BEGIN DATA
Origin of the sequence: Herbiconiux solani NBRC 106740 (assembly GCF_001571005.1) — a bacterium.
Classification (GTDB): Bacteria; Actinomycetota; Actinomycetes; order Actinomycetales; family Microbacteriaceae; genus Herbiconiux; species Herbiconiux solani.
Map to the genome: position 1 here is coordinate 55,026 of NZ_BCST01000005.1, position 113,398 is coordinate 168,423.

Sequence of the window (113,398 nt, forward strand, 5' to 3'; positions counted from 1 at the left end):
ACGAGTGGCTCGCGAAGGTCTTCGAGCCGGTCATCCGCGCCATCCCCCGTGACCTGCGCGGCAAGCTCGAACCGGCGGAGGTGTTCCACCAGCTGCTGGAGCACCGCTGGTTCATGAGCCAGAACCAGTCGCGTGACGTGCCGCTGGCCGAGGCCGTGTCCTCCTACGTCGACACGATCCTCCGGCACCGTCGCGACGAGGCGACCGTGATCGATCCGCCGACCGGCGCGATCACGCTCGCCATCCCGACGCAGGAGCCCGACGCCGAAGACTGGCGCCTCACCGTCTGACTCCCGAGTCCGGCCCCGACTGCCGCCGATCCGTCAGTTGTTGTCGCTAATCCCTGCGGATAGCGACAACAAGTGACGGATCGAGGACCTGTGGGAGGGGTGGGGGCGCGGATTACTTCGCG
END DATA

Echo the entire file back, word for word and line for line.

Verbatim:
Origin of the sequence: Herbiconiux solani NBRC 106740 (assembly GCF_001571005.1) — a bacterium.
Classification (GTDB): Bacteria; Actinomycetota; Actinomycetes; order Actinomycetales; family Microbacteriaceae; genus Herbiconiux; species Herbiconiux solani.
Map to the genome: position 1 here is coordinate 55,026 of NZ_BCST01000005.1, position 113,398 is coordinate 168,423.

Sequence of the window (113,398 nt, forward strand, 5' to 3'; positions counted from 1 at the left end):
ACGAGTGGCTCGCGAAGGTCTTCGAGCCGGTCATCCGCGCCATCCCCCGTGACCTGCGCGGCAAGCTCGAACCGGCGGAGGTGTTCCACCAGCTGCTGGAGCACCGCTGGTTCATGAGCCAGAACCAGTCGCGTGACGTGCCGCTGGCCGAGGCCGTGTCCTCCTACGTCGACACGATCCTCCGGCACCGTCGCGACGAGGCGACCGTGATCGATCCGCCGACCGGCGCGATCACGCTCGCCATCCCGACGCAGGAGCCCGACGCCGAAGACTGGCGCCTCACCGTCTGACTCCCGAGTCCGGCCCCGACTGCCGCCGATCCGTCAGTTGTTGTCGCTAATCCCTGCGGATAGCGACAACAAGTGACGGATCGAGGACCTGTGGGAGGGGTGGGGGCGCGGATTACTTCGCG